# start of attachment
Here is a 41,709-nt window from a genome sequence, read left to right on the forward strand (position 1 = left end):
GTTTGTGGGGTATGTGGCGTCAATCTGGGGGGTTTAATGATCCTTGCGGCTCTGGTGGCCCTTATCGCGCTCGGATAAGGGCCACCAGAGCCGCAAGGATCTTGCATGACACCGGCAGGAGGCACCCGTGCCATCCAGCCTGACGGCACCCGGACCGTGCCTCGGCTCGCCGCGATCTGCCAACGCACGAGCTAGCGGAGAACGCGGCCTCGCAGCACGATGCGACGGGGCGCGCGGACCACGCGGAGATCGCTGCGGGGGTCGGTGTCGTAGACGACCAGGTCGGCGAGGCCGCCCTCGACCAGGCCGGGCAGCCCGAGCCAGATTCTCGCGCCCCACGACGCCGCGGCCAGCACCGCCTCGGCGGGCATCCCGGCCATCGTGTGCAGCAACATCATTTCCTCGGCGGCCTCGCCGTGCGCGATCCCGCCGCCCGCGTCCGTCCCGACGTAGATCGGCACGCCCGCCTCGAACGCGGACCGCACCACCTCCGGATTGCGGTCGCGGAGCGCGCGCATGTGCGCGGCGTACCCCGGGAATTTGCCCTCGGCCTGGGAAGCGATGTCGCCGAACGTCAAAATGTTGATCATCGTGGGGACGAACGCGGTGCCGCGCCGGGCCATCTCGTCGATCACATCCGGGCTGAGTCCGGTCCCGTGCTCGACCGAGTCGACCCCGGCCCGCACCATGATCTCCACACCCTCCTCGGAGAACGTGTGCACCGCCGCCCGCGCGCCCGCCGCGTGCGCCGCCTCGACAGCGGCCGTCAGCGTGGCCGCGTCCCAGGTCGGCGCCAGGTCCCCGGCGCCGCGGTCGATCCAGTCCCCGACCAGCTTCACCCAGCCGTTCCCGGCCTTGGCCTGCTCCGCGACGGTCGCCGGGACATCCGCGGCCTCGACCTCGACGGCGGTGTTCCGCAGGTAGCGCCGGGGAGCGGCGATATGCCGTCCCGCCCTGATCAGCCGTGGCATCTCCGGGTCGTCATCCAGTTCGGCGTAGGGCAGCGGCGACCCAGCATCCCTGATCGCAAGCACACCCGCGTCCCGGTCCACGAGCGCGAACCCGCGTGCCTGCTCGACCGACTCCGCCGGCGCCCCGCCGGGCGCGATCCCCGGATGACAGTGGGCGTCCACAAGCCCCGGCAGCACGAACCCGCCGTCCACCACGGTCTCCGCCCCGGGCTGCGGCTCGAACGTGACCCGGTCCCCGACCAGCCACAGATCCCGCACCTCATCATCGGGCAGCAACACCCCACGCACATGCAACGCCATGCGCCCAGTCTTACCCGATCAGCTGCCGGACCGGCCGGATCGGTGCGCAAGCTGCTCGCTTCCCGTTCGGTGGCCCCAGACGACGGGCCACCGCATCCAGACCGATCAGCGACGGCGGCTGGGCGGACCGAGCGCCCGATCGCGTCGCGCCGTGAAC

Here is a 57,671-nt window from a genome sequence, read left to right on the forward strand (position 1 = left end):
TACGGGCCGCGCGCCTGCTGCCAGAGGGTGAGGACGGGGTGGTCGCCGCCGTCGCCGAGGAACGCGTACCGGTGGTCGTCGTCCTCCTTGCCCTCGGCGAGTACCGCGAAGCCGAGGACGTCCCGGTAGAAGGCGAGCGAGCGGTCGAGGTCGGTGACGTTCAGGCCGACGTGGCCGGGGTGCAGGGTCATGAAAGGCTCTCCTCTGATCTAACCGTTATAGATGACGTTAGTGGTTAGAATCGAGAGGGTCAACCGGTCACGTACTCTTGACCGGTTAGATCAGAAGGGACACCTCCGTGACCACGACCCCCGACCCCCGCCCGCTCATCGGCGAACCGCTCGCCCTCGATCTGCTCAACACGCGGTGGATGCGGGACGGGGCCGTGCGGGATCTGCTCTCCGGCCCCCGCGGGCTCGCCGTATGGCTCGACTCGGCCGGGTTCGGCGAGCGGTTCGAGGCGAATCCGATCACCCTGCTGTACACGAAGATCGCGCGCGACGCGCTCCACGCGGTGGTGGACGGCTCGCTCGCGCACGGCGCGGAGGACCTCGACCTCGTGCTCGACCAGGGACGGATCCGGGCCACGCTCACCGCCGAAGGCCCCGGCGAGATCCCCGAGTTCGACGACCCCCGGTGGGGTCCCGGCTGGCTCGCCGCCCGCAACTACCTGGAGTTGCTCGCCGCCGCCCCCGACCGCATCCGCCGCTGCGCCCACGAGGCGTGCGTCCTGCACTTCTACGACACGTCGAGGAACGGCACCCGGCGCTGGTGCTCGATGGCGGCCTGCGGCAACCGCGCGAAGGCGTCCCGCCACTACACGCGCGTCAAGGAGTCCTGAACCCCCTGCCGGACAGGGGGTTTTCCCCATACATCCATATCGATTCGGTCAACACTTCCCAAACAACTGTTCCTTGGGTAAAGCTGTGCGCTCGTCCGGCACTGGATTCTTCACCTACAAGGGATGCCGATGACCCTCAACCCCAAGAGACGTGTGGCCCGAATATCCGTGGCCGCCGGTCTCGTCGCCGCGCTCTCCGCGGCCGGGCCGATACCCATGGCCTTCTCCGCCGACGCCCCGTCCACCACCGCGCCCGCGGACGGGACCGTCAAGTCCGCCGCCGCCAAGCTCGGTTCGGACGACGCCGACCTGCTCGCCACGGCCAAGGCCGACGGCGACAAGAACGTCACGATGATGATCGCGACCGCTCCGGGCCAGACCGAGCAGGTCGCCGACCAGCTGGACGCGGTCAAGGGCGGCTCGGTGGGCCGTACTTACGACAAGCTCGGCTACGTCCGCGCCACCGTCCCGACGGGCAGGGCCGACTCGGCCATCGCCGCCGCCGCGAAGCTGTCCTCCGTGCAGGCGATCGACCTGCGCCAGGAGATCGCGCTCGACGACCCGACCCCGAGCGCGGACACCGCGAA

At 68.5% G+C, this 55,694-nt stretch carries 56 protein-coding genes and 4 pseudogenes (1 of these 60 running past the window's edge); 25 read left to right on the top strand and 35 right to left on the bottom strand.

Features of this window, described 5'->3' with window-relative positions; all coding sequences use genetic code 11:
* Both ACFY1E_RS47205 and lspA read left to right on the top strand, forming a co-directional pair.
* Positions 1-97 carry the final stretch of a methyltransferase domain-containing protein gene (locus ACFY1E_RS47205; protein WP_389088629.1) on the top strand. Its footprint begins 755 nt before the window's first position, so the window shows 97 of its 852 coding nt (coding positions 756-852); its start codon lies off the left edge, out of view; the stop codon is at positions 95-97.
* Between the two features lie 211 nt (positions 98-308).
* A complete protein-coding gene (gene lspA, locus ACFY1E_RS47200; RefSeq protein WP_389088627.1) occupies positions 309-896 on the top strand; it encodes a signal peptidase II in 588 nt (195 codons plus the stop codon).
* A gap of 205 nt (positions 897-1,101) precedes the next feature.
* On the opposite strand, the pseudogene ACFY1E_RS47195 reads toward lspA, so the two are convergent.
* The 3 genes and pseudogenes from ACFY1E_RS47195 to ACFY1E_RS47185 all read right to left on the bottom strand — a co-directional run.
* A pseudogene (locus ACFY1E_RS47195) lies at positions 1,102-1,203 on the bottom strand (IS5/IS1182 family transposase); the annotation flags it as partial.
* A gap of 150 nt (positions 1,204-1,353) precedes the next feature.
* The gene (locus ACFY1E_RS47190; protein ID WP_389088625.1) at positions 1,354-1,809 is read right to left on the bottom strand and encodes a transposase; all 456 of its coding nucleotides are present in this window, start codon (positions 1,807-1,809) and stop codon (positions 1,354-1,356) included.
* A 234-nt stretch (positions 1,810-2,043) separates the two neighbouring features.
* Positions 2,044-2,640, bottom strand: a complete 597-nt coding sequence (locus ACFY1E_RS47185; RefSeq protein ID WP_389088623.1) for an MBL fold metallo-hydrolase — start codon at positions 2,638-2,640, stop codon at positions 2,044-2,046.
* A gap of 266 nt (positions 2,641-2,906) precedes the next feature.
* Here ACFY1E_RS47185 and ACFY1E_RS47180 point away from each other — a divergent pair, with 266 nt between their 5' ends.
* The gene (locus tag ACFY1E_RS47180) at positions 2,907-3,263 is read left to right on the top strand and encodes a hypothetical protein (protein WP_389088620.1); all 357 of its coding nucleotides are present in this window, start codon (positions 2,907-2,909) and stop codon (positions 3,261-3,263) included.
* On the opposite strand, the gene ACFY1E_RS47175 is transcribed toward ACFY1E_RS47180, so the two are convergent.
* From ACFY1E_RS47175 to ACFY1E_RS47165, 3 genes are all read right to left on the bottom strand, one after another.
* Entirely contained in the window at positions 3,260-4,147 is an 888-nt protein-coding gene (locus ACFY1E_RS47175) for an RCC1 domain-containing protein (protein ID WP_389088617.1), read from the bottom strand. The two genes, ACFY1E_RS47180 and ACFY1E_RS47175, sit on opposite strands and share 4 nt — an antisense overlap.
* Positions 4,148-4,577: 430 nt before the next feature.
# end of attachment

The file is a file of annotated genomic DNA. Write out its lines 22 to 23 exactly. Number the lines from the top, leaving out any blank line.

* On the opposite strand, the gene ACFY1E_RS47175 is transcribed toward ACFY1E_RS47180, so the two are convergent.
* From ACFY1E_RS47175 to ACFY1E_RS47165, 3 genes are all read right to left on the bottom strand, one after another.